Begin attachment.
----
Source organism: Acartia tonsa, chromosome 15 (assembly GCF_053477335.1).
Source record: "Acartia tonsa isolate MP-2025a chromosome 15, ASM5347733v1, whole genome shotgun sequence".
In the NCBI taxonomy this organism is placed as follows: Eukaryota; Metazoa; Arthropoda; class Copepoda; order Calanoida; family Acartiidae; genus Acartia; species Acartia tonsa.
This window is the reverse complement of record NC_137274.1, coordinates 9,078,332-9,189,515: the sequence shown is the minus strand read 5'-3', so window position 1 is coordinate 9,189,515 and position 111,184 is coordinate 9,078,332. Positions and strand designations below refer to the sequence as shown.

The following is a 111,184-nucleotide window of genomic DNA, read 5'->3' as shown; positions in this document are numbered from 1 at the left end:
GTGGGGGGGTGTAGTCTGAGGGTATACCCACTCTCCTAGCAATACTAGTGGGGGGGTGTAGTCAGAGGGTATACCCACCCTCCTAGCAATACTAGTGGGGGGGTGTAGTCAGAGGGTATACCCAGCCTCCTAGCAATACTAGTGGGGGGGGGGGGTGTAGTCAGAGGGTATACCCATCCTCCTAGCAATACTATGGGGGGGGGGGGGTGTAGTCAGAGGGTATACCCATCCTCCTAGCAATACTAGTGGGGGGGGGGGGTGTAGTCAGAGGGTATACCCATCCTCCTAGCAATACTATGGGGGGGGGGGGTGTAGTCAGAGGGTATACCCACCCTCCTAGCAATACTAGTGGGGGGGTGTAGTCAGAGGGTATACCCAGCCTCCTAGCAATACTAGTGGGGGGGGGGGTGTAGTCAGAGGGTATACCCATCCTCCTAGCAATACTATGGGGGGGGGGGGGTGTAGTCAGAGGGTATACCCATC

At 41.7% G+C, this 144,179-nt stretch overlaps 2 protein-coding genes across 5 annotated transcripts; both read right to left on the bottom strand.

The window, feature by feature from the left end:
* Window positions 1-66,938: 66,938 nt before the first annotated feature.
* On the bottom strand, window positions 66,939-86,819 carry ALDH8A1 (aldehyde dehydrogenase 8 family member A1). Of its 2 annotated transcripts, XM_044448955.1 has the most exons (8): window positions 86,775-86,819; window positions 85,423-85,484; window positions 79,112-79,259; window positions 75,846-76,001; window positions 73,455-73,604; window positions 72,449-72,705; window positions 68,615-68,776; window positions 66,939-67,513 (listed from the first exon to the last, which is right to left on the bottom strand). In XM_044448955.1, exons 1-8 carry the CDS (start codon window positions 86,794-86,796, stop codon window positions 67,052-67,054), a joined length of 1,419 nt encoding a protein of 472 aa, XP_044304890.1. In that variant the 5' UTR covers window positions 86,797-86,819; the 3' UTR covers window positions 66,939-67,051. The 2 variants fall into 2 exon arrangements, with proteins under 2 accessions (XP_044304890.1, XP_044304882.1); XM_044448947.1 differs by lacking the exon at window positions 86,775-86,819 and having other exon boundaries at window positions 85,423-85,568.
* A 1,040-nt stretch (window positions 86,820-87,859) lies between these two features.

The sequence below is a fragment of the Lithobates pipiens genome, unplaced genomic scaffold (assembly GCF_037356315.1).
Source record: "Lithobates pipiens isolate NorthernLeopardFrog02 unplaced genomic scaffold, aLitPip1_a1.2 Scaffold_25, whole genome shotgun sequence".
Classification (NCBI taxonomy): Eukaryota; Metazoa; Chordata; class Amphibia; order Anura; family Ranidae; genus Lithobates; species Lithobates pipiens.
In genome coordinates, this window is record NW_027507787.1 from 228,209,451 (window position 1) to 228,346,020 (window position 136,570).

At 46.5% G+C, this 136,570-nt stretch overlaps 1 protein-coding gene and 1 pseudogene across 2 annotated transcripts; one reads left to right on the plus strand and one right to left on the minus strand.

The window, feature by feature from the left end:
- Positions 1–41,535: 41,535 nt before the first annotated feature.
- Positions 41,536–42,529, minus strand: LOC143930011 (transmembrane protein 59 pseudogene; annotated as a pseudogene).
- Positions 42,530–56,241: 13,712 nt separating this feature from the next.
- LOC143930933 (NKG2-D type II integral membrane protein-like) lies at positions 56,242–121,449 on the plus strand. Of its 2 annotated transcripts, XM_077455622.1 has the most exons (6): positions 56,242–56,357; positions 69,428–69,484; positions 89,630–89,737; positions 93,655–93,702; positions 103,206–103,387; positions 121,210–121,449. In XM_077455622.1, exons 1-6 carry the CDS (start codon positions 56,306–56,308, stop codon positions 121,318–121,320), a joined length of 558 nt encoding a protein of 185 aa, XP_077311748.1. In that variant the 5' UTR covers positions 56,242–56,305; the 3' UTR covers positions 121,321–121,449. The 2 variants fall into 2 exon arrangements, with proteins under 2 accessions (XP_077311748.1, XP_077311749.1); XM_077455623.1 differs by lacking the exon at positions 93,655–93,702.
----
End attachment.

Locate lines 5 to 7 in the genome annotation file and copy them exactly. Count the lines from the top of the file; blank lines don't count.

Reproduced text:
The following is a 111,184-nucleotide window of genomic DNA, read 5'->3' as shown; positions in this document are numbered from 1 at the left end:
GTGGGGGGGTGTAGTCTGAGGGTATACCCACTCTCCTAGCAATACTAGTGGGGGGGTGTAGTCAGAGGGTATACCCACCCTCCTAGCAATACTAGTGGGGGGGTGTAGTCAGAGGGTATACCCAGCCTCCTAGCAATACTAGTGGGGGGGGGGGGTGTAGTCAGAGGGTATACCCATCCTCCTAGCAATACTATGGGGGGGGGGGGGTGTAGTCAGAGGGTATACCCATCCTCCTAGCAATACTAGTGGGGGGGGGGGGTGTAGTCAGAGGGTATACCCATCCTCCTAGCAATACTATGGGGGGGGGGGGTGTAGTCAGAGGGTATACCCACCCTCCTAGCAATACTAGTGGGGGGGTGTAGTCAGAGGGTATACCCAGCCTCCTAGCAATACTAGTGGGGGGGGGGGTGTAGTCAGAGGGTATACCCATCCTCCTAGCAATACTATGGGGGGGGGGGGGTGTAGTCAGAGGGTATACCCATC

At 41.7% G+C, this 144,179-nt stretch overlaps 2 protein-coding genes across 5 annotated transcripts; both read right to left on the bottom strand.